Don’t Take It For Granted

Water is a curious thing. We love and cherish it. We are concerned for keeping it safe and clean. We recognize how vital it is to our lives and prosperity, but yet we still waste immense quantities of it. We let water run while we brush our teeth. We wash cars, decks and garage floors with it. We do a very poor job of minimizing our own water use, and we do very little, if anything to capture the massive bounty of storm water that our rains provide.

Perhaps we would be better stewards if we lived in places where we had no ability to just turn on a faucet and expect clean, safe, fresh water to come out. The article linked at the end of this post is a real eye-opener to just how much we take water for granted. A few of the bullet points that really touched me follow below.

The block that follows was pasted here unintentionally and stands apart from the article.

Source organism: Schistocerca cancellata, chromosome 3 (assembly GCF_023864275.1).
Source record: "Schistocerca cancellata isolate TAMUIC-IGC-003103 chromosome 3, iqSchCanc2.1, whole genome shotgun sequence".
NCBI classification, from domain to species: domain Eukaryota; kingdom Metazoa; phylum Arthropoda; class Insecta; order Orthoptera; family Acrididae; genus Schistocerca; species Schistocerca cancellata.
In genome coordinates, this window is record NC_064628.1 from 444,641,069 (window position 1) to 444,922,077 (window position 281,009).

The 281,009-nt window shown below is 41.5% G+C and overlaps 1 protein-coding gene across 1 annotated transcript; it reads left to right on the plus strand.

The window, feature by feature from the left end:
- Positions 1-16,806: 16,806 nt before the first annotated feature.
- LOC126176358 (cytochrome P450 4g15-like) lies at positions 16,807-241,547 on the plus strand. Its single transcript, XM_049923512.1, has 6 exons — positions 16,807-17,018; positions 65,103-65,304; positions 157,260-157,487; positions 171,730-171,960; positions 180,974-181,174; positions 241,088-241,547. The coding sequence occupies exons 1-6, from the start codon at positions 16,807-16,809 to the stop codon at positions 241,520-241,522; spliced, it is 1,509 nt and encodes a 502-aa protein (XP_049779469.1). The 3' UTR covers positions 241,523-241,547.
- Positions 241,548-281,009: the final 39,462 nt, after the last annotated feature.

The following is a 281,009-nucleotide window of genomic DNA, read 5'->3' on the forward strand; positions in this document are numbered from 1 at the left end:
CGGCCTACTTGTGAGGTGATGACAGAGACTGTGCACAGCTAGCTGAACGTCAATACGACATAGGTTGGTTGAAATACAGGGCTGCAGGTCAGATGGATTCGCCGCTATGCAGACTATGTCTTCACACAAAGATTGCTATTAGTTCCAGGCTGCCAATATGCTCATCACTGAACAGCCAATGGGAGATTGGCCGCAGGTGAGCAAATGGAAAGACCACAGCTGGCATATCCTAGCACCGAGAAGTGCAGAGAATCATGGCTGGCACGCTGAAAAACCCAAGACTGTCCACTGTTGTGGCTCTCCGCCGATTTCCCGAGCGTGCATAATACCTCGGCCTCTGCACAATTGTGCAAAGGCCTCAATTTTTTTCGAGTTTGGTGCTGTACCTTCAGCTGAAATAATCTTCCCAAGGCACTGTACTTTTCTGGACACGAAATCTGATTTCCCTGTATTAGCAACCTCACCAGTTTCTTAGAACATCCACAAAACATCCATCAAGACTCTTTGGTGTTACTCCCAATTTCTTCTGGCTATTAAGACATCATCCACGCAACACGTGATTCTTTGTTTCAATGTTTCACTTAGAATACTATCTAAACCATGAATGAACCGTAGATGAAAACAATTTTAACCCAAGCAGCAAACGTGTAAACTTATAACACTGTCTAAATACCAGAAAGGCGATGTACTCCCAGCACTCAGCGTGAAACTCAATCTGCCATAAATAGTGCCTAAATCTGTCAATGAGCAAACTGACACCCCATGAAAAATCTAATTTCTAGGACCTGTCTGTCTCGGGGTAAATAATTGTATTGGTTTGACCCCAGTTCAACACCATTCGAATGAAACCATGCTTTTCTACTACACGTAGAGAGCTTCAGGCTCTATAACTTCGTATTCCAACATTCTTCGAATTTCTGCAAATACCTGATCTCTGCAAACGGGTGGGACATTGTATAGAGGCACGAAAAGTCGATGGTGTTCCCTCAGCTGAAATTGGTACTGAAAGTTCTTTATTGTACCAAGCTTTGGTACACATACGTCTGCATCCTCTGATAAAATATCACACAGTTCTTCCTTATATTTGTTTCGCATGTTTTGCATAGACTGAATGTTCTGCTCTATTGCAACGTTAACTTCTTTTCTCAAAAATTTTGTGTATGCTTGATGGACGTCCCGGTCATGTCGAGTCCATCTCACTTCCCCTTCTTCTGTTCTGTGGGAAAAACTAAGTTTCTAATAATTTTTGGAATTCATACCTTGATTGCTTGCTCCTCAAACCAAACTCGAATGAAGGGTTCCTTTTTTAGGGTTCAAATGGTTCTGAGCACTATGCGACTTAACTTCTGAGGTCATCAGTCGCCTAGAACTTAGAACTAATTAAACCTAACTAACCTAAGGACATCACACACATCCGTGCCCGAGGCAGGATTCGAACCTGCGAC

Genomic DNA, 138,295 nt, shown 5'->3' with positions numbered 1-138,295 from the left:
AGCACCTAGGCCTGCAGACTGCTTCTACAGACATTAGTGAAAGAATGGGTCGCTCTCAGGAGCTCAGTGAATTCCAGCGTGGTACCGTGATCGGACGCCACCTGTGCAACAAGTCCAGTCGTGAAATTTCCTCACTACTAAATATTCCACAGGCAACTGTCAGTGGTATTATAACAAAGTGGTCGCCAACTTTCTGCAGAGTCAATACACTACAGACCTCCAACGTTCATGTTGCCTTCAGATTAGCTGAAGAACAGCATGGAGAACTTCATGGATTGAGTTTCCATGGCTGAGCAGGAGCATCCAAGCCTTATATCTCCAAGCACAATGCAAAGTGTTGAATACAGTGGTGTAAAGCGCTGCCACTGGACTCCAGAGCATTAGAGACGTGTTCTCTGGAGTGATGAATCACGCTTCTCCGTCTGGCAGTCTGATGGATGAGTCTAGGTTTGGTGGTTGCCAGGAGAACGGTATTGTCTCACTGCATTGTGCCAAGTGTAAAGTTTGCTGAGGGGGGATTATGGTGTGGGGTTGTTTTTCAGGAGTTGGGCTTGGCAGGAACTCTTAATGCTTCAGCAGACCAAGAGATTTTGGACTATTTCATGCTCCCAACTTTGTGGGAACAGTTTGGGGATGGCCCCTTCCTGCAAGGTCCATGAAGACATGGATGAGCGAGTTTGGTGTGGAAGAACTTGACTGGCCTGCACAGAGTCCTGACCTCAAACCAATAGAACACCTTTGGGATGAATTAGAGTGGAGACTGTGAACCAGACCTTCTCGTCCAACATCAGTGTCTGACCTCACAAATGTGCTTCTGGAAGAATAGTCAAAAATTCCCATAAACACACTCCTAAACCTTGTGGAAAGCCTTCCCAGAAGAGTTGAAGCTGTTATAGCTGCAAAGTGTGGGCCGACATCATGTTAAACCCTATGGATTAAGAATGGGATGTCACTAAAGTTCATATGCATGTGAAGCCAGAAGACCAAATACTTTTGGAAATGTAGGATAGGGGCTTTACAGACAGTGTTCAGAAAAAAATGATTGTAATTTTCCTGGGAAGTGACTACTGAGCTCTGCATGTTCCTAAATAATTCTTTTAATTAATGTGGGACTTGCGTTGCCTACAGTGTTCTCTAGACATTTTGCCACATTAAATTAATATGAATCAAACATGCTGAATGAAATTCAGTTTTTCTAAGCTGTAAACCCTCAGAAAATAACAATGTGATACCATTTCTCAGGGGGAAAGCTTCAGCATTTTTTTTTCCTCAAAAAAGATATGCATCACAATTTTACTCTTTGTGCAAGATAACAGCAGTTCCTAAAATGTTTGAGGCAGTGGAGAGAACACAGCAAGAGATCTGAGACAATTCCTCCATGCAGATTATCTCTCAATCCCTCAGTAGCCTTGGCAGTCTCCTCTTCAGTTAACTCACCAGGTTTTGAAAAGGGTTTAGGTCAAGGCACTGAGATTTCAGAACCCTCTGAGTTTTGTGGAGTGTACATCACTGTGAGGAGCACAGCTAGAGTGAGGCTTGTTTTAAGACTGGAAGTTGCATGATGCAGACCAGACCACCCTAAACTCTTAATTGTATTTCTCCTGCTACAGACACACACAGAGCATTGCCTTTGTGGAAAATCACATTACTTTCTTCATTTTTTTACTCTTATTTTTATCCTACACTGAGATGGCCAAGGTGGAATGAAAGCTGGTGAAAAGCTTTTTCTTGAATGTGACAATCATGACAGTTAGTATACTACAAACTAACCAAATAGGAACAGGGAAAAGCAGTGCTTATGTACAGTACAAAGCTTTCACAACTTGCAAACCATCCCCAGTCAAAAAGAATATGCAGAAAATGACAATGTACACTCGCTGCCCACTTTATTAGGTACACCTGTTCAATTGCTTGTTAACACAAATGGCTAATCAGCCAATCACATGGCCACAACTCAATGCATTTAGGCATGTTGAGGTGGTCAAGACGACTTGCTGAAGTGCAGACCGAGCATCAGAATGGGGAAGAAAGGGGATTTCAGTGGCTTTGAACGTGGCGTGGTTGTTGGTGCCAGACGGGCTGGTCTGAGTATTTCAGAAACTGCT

• 40% of Ugandans have to travel 30 minutes or more to get safe water
  • 30% of people in Nepal have no sanitary provisions and go to the bathroom in public areas. Water contamination is a way of life.
  • 66% of the water in Bhutan is contaminated and is not drinkable
  • 21% is the percentage of Congo residents who have access to clean water.
  • 75% of Mexicans drink packaged water

How can this be? How can it be that so much US water infrastructure is old and beginning to fail? How can water be so important, but only get our attention when it is gone or contaminated?America needs a national water policy. The world needs a global water policy.